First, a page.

And where did you get the idea that the psychopath does not experience them? Maybe just his joy, love and shame are different from yours?
But if we assume that this is really so, then why are you trying to "reveal" the psychopath?
You probably don't mean "psychopath", but "sociopath". In this case, there is no need to specifically check, but when you notice that this person shows the ability to defiantly step over your corpse, then this is him. But, I think, there is nothing to be afraid of, such qualities are shown, for example, by almost all adolescents, due to self-affirmation or from unwillingness to experience deep emotional pain on their own skin (as a protective mechanism). The main thing is not loaded.
Another interesting point is that people with a tendency to sociopathy, well, or sociopaths, consciously or unconsciously, choose vulnerable and addicted people as a couple. This is how divine training works). So if it smells like sociopathy, it's time to think about your personal detachment, independence. About your personal ethical principles and fundamental moral, your personal norms, until they are hacked.
If you do not have these principles, then they will begin to appear later, after the sociopath creates a situation of "at least endure the saints." That way, you can say thank you to the sociopath! And who will be the winner here is still a big question. But this adventure is not easy. Does everyone need this experience?
I'm certainly not a psychologist, but I can give you some advice. A person always reacts to both external and internal factors. A person easily betrays his inner state through facial expressions. There is a wonderful book - Paul Ekman "The Theory of Lies". Paul Ekman reveals the meaning of human facial expressions. If you are lazy, then there is an option in the series - "Lie to me if you can".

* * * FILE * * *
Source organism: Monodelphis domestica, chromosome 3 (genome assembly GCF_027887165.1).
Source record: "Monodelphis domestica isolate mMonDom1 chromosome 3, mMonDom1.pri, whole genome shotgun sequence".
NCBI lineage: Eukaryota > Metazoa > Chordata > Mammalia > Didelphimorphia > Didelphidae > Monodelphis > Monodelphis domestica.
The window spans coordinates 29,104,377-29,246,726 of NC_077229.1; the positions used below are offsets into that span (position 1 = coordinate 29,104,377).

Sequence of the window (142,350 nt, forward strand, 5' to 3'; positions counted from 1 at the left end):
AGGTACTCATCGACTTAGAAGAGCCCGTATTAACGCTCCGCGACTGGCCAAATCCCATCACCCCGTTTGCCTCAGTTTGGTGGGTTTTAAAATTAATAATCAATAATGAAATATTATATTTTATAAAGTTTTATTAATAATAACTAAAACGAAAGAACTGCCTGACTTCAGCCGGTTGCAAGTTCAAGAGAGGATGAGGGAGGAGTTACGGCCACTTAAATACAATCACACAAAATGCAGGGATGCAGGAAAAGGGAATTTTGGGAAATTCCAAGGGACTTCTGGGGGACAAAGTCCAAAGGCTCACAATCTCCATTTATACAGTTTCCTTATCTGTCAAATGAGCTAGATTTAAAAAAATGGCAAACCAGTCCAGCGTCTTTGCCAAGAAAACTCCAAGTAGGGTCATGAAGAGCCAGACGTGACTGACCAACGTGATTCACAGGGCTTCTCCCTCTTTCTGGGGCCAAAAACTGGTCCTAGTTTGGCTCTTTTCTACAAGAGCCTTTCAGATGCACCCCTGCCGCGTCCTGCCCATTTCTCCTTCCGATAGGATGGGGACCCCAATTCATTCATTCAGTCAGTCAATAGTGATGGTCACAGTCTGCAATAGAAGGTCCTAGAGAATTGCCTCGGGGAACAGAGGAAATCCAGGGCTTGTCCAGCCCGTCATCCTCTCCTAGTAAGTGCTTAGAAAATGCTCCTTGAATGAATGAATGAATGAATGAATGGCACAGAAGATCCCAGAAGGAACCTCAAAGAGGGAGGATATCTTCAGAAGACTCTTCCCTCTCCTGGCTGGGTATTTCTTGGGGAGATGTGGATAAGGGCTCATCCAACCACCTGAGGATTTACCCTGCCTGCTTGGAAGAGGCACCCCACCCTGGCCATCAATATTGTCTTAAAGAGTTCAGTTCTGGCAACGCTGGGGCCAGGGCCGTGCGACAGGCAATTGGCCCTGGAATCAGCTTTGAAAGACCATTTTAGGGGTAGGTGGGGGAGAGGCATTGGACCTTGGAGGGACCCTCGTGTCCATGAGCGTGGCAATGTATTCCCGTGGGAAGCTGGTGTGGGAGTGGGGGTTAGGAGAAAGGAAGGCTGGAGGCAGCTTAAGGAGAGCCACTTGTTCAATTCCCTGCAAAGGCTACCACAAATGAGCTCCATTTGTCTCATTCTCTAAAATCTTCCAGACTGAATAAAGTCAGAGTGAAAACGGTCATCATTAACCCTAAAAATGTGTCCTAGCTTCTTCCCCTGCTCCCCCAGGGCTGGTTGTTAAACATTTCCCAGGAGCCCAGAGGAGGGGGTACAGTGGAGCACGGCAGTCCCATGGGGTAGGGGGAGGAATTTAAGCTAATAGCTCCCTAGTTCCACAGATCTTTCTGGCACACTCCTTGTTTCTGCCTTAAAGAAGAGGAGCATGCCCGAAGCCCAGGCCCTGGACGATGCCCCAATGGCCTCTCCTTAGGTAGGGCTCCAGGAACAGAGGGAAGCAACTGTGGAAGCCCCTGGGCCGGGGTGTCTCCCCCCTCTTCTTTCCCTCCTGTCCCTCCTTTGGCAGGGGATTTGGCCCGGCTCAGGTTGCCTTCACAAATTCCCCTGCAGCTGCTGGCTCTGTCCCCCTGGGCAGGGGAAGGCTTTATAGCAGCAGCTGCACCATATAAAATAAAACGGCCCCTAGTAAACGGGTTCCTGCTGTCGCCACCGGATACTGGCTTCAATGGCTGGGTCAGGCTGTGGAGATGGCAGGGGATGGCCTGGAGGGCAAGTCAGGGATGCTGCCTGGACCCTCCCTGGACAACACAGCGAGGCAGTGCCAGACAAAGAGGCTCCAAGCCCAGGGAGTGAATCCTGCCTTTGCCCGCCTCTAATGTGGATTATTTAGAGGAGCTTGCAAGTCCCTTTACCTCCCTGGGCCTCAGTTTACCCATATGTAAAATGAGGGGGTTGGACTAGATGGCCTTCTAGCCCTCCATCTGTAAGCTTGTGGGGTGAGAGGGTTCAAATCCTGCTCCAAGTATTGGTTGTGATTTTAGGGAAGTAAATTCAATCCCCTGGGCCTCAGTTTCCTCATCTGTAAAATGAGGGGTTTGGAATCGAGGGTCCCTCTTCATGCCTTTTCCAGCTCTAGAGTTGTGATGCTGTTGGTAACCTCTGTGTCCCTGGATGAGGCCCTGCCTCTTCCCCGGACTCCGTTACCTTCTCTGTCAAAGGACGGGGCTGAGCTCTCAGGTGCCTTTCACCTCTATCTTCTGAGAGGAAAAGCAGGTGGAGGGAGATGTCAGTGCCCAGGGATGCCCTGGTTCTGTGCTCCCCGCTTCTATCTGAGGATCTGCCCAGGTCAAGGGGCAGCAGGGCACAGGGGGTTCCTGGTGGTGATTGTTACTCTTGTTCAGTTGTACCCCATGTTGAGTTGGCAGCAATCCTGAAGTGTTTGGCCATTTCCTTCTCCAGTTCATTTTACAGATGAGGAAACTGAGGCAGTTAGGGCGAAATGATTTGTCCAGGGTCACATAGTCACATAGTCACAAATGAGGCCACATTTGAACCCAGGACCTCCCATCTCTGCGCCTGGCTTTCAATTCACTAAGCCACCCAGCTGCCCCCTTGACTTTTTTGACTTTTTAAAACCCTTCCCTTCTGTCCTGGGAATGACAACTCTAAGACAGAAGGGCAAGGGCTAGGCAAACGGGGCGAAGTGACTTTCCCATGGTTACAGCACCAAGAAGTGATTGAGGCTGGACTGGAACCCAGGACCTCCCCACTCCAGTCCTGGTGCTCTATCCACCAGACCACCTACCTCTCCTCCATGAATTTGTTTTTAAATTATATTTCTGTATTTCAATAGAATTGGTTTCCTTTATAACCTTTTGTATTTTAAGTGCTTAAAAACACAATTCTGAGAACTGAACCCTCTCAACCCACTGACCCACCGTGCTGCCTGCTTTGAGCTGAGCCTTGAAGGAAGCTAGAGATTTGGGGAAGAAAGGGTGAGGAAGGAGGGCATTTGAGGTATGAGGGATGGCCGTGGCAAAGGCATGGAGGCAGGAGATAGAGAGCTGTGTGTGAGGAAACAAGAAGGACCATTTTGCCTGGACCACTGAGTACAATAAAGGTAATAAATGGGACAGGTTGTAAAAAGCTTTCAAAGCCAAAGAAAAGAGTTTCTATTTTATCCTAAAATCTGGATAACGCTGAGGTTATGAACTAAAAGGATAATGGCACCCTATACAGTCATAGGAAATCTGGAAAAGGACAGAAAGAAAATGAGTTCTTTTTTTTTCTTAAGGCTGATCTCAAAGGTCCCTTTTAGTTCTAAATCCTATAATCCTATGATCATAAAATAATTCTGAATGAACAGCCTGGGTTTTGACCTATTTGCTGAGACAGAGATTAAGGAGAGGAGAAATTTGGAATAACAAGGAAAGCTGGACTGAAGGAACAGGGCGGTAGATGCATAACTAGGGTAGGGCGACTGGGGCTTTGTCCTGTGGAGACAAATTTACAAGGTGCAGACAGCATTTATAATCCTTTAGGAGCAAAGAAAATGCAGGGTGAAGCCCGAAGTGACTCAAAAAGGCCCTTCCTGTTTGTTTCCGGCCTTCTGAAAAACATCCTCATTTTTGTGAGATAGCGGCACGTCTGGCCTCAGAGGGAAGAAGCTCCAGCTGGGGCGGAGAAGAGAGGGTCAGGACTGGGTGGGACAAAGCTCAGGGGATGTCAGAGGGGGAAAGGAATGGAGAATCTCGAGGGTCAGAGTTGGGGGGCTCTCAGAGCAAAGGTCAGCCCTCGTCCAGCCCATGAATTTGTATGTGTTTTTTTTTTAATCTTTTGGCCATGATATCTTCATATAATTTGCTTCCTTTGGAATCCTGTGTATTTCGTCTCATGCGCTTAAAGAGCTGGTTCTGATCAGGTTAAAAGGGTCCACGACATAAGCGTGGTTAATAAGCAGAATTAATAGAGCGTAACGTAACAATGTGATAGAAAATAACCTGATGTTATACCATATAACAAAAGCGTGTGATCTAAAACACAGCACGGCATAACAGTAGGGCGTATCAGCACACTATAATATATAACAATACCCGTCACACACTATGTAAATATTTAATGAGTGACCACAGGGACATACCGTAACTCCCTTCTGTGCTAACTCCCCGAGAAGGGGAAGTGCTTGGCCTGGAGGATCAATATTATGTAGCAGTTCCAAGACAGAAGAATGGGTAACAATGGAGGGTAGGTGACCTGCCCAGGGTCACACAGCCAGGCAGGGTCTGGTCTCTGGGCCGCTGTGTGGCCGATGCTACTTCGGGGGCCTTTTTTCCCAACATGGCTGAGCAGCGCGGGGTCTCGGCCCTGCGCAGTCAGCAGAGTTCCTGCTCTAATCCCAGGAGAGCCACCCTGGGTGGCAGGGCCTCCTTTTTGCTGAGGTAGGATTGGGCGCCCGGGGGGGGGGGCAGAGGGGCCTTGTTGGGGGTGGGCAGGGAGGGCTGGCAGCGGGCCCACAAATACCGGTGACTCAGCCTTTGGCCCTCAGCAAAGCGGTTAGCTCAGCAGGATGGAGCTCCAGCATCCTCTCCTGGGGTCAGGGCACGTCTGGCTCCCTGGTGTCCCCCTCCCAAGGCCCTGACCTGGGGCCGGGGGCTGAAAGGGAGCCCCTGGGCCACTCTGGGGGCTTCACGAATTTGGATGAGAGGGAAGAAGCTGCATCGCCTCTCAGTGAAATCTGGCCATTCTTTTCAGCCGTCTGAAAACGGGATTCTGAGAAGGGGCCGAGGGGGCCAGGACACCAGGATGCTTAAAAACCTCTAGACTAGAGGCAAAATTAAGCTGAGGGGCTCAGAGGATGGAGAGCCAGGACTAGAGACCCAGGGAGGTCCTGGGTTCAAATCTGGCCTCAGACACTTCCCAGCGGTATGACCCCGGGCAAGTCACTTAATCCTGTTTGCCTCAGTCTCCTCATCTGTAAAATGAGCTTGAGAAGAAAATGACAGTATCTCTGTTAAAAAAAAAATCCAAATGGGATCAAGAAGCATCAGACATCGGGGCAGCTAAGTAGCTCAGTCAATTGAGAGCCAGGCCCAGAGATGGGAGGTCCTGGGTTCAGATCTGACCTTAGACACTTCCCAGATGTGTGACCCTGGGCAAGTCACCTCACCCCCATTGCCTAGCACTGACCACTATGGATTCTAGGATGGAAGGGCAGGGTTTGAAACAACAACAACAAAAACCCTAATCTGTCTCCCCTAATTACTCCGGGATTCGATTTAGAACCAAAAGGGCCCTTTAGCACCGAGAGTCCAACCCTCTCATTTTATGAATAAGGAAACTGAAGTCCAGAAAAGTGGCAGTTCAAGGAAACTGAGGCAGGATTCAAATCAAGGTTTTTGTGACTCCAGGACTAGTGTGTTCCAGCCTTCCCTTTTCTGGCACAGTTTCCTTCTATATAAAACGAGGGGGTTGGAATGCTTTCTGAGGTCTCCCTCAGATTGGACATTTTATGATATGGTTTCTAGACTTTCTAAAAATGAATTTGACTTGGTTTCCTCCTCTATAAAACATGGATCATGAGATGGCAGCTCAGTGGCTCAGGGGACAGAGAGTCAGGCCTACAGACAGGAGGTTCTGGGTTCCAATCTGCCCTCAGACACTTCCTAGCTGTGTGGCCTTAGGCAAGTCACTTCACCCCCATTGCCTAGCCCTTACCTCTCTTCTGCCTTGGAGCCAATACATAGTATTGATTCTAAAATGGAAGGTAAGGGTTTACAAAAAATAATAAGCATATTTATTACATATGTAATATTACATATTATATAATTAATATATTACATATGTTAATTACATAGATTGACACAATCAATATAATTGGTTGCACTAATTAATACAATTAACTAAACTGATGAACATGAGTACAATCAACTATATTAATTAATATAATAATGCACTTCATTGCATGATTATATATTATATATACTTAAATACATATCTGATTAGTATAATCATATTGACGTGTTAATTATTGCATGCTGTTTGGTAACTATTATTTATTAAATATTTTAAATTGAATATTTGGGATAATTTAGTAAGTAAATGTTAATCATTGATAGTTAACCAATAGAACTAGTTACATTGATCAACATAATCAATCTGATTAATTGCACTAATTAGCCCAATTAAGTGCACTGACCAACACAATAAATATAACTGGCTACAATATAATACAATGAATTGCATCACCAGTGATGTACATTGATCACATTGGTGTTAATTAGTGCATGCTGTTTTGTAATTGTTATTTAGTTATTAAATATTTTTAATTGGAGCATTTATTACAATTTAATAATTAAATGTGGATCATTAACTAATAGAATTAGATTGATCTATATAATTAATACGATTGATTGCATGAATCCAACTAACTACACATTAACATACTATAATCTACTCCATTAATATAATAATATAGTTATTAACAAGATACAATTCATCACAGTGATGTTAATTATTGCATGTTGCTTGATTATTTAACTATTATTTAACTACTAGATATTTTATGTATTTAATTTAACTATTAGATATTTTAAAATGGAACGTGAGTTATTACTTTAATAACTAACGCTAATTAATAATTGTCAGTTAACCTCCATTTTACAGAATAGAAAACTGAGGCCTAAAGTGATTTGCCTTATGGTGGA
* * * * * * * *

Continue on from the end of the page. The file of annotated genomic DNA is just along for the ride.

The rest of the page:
You are describing a very specific, rather Hollywood understanding of psychopathy.
The term is actually ambiguous, rather outdated, now they say about personality disorder.
Well, the manifestations of hysterical, paranoid, schizoid, asthenic, etc. psychopathies will, of course, differ. I would find it difficult to diagnose the Hollywood type of "psychopath". Some combination of hysterical traits: charming, manipulative, extremely egocentric - and from paranoid desire for some kind of psychopathic villainous goal)) - But both types of psychopaths will be much more diverse and lively. Well, the root, diagnostic trait of a psychopath, at the level of the definition of a concept, is social maladjustment. And the Hollywood psychopath is quite socially embedded.
In addition, just a Hollywood creature can perfectly imitate feelings and interest in people.
I think the legend is still based on the hysteroid: charm, manipulativeness; the famous hysterical triad - deceit, demonstrativeness, theatricality; high egocentrism.
Well, take a closer look at the charms) True, usually you will still find all this at the level of personality drawing or accentuation - that is, within the boundaries of the norm. If you want to understand whether this is not a psychopathy -
there are criteria (called the "Gannushkin-Kerbikov Criteria for Psychopathies") that allow you to assess the severity of character and decide whether this is still the norm or is already a pathology:
A character can be considered pathological, that is, regarded as psychopathy, if it is relatively stable over time, that is, it changes little during life .
The second sign is the totality of character manifestations : with psychopathies, the same character traits are found everywhere: at home, at work, and on vacation, and among acquaintances and among strangers, in short, in all circumstances. If a person, for example, is alone at home, and “in public” is another, accentuations are not always and not everywhere, then this is not a pathology, not a psychopathy.
Finally, the third and, perhaps, the most important symptom of psychopathy is social maladjustment . The latter lies in the fact that a person constantly has life difficulties, and these difficulties are experienced either by himself, or by the people around him, or by both. If character traits do not interfere with satisfactory social adaptation, especially if they even contribute to adaptation, this is accentuation, not psychopathy.